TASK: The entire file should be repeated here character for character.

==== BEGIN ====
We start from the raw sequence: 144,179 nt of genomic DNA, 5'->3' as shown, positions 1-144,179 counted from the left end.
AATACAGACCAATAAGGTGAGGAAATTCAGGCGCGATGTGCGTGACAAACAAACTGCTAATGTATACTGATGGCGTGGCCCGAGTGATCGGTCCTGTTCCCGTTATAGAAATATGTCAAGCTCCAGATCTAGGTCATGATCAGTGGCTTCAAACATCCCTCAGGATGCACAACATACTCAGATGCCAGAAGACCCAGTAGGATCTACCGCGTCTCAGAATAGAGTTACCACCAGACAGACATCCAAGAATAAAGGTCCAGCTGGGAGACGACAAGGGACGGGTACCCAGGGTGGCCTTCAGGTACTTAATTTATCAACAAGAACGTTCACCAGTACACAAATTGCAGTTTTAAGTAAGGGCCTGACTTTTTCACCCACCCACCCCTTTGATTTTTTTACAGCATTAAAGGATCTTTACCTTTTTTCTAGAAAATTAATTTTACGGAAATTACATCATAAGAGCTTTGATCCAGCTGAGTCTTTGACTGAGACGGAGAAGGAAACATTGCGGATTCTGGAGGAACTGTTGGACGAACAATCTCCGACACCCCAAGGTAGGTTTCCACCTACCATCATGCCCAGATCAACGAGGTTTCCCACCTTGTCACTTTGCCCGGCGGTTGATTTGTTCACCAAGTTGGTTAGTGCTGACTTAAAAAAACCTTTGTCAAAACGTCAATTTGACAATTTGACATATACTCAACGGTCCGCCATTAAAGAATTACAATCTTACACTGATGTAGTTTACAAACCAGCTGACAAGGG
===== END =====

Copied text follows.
We start from the raw sequence: 144,179 nt of genomic DNA, 5'->3' as shown, positions 1-144,179 counted from the left end.
AATACAGACCAATAAGGTGAGGAAATTCAGGCGCGATGTGCGTGACAAACAAACTGCTAATGTATACTGATGGCGTGGCCCGAGTGATCGGTCCTGTTCCCGTTATAGAAATATGTCAAGCTCCAGATCTAGGTCATGATCAGTGGCTTCAAACATCCCTCAGGATGCACAACATACTCAGATGCCAGAAGACCCAGTAGGATCTACCGCGTCTCAGAATAGAGTTACCACCAGACAGACATCCAAGAATAAAGGTCCAGCTGGGAGACGACAAGGGACGGGTACCCAGGGTGGCCTTCAGGTACTTAATTTATCAACAAGAACGTTCACCAGTACACAAATTGCAGTTTTAAGTAAGGGCCTGACTTTTTCACCCACCCACCCCTTTGATTTTTTTACAGCATTAAAGGATCTTTACCTTTTTTCTAGAAAATTAATTTTACGGAAATTACATCATAAGAGCTTTGATCCAGCTGAGTCTTTGACTGAGACGGAGAAGGAAACATTGCGGATTCTGGAGGAACTGTTGGACGAACAATCTCCGACACCCCAAGGTAGGTTTCCACCTACCATCATGCCCAGATCAACGAGGTTTCCCACCTTGTCACTTTGCCCGGCGGTTGATTTGTTCACCAAGTTGGTTAGTGCTGACTTAAAAAAACCTTTGTCAAAACGTCAATTTGACAATTTGACATATACTCAACGGTCCGCCATTAAAGAATTACAATCTTACACTGATGTAGTTTACAAACCAGCTGACAAGGG